Waiting for Mr. Finch’s car to arrive now, I hoped that the bum was still clean and had not gone back to his wino ways. For that matter, I really hoped that he hadn’t screwed up whatever he was doing for Mr. Finch because of his drinking. That would be… unforgiveable. To have someone like Mr. Finch give him a second chance at life, and then for him to waste that golden opportunity because he couldn’t give up his addiction? He didn’t deserve to have his injuries treated, if that were the case. Mr. Finch might be too kind to let him go, but that didn’t mean I couldn’t try to talk some sense into him – convince him to put the guy’s sorry ass in some rehab facility or half-way house and be done with him. Of course, Mr. Finch is my boss, so he’s not under any obligation to listen to my advice… and he certainly does seem to have a blind spot the size of Texas when it comes to the bum he calls Mr. Reese.

That night, when we’d moved the sleeping bum (or he could have just been passed out from drinking) to the Ritz, Mr. Finch had seemed pleased to find him relatively clean-cut and dressed in a new set of clothes – no doubt from the Salvation Army store near the other hotel. Mr. Finch had an old photo of the guy from his military days and was comparing his face to it as I handcuffed his left hand to the headboard with vinyl cord. He looked older, more haggard, than he did in the photo, and definitely had more gray in his hair, but it had probably been a good ten years, maybe even fifteen, since the picture had been taken. Plus, living on the streets with cheap whiskey for company didn’t do a man any favors.

“Thank you, gentlemen. You may both take the rest of the night off,” Mr. Finch had said, his eyes still on the unconscious bum.

I really didn’t want to leave Mr. Finch alone in the room with that… that animal, but he’d insisted. What could I do? He was my boss, and he paid me (very handsomely) to do exactly what he said. My only consolation was that I’d made sure the guy’s hand was bound nice and tight to the wooden frame. As Jim exited the room ahead of me, I turned around to catch one last look of Mr. Finch and almost gasped at what I saw – he was leaning over the bum, stroking the guy’s cheek with his knuckles as though he’d found some long-lost brother! Then he straightened, so I turned away quickly, pretending to go over the checklist of things he’d asked us to bring one last time. I let Mr. Finch know that I would leave my cell phone on all night in case he needed me, but he never did call. The next thing I knew, “Mr. Reese” was on his list of employees as well.

It galled me to know that the bum was being entrusted with some project that was, apparently, very near and dear to Mr. Finch’s heart. Our boss had kept a regular schedule – well, as regular as it could be when he randomly switched up where he spent the night, jumping from one apartment to another – as soon as he had recovered from his accident, and he went in to work downtown almost like clockwork. He did get carried away sometimes with whatever it was that he did on the computer at night and had to go in late or take a personal day, but most weekdays Sam would drop him off at one corner or another, and either Jim or I would tail him to make sure he arrived safely at his workplace. Then one day, not long after he’d hired the bum, he stopped going in to work altogether. Instead, he asked to be dropped off near the abandoned library where he’d had us set up some of his computer equipment – with a “No need to follow me, Gentlemen.” – which was obviously where he was doing whatever it was that he needed the bum for. That left the two of us guarding his mansion in the Hamptons – guarding the empty house, for pete’s sake! Sure, there was the cook, Mrs. Stuckley, and Sam and his wife in the cottage; but basically, Jim and I had been reduced to human guard dogs at a house Mr. Finch rarely returned to.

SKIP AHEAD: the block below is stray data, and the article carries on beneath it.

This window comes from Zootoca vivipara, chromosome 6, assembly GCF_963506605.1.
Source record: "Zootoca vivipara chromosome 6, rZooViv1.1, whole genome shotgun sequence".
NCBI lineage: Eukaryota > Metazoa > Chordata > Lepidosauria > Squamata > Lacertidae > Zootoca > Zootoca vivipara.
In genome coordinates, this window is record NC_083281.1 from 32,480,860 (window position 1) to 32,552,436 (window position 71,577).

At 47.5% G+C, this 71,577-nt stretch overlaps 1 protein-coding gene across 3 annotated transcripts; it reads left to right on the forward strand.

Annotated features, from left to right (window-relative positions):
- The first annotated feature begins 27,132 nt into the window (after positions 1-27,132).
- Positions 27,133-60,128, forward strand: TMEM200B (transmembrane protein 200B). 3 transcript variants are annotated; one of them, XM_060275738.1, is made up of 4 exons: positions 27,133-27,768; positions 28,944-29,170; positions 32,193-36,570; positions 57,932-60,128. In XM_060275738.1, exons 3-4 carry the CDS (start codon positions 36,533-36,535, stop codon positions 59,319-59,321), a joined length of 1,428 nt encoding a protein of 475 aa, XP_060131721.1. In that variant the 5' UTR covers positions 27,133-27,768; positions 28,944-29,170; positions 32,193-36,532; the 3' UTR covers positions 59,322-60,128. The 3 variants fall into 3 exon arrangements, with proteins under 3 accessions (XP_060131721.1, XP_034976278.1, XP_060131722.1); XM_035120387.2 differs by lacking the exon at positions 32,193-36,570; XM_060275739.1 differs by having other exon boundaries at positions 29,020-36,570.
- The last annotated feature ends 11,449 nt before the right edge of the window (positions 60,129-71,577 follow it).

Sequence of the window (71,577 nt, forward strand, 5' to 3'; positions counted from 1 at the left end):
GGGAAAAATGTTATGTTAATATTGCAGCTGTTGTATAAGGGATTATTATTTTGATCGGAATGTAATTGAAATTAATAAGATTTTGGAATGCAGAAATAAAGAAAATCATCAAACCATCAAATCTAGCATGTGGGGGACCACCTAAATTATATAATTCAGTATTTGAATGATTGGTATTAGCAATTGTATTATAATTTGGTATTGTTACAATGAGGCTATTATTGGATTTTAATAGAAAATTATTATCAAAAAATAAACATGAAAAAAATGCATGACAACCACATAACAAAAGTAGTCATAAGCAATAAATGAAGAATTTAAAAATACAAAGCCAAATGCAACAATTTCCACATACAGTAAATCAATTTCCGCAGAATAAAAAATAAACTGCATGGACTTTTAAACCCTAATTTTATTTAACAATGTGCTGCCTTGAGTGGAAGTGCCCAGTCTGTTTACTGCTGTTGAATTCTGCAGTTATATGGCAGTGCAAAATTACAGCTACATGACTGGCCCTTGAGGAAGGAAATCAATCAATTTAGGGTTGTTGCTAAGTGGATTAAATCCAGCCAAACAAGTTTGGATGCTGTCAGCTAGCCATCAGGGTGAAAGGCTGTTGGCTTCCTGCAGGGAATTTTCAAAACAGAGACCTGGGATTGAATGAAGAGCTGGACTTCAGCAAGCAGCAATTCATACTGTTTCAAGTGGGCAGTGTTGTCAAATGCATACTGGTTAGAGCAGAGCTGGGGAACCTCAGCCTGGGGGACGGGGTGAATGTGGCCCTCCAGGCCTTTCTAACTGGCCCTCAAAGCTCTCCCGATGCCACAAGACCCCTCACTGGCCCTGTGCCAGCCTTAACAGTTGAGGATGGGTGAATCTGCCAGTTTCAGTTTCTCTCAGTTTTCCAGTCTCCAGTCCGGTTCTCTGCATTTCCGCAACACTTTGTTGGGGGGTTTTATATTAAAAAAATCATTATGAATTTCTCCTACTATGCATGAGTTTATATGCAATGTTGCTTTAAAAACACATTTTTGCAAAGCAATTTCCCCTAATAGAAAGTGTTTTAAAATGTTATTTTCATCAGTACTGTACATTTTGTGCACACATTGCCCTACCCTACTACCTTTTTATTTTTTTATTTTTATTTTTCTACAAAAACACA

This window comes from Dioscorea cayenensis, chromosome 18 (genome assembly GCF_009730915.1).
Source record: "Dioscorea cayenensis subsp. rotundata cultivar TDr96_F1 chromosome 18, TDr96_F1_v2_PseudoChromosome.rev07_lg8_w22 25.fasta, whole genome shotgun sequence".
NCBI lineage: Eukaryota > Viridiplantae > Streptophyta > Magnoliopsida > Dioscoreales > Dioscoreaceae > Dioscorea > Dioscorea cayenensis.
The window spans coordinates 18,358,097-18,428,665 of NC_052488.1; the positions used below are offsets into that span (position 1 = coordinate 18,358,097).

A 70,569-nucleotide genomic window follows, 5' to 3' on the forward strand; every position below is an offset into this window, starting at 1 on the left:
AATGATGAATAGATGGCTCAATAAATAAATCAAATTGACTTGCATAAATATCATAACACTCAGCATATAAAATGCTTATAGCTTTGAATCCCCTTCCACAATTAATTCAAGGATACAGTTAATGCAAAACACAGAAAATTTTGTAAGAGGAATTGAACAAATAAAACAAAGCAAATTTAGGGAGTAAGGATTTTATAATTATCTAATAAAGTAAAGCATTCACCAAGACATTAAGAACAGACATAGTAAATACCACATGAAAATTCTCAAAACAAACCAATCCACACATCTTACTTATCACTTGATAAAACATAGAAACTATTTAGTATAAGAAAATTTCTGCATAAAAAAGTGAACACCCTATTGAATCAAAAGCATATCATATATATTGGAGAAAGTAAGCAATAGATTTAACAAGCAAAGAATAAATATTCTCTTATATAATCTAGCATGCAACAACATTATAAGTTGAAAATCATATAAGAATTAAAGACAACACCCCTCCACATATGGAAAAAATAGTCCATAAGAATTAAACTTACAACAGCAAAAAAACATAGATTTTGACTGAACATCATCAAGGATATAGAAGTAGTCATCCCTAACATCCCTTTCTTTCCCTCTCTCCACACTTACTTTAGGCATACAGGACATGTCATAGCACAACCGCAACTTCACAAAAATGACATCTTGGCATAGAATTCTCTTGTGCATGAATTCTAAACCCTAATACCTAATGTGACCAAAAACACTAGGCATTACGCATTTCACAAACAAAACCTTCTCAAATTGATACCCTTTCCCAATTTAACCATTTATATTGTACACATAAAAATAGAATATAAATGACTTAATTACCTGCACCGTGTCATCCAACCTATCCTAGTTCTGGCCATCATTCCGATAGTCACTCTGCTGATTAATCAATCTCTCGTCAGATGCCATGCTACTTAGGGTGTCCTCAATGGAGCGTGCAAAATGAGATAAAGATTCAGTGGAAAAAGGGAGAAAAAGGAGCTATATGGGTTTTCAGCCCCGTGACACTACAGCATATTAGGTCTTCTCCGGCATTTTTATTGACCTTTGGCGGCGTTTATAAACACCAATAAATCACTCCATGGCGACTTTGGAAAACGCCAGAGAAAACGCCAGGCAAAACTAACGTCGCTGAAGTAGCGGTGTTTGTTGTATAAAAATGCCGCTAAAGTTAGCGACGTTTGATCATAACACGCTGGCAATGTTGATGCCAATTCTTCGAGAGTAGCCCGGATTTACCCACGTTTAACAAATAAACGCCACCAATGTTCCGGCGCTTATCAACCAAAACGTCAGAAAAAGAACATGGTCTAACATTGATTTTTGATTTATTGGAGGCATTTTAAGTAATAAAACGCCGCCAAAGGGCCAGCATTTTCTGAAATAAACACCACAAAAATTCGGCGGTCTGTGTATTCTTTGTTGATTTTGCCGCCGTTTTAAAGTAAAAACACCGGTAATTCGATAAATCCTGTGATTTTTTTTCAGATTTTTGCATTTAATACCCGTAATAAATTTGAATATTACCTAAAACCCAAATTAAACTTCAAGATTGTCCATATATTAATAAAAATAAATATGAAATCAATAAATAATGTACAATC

We still took turns riding with Mr. Finch to and from his apartments every day and kept up some semblance of order by taking shifts and doing rounds to check the premises, but it was painfully clear that the only reason he kept us on was because he didn’t want to fire us. We were tried and true, after all, so he didn’t want to part with us just yet. When Jim had suggested that he might be keeping us as backup, in case the bum didn’t work out – or got injured, it occurred to me just now – I’d gladly latched on to that thought to keep my spirits up; otherwise, it was too easy to get depressed, to worry that we’d been replaced by a newer, better model… even though it was hard to admit that the bum might be better than us at anything.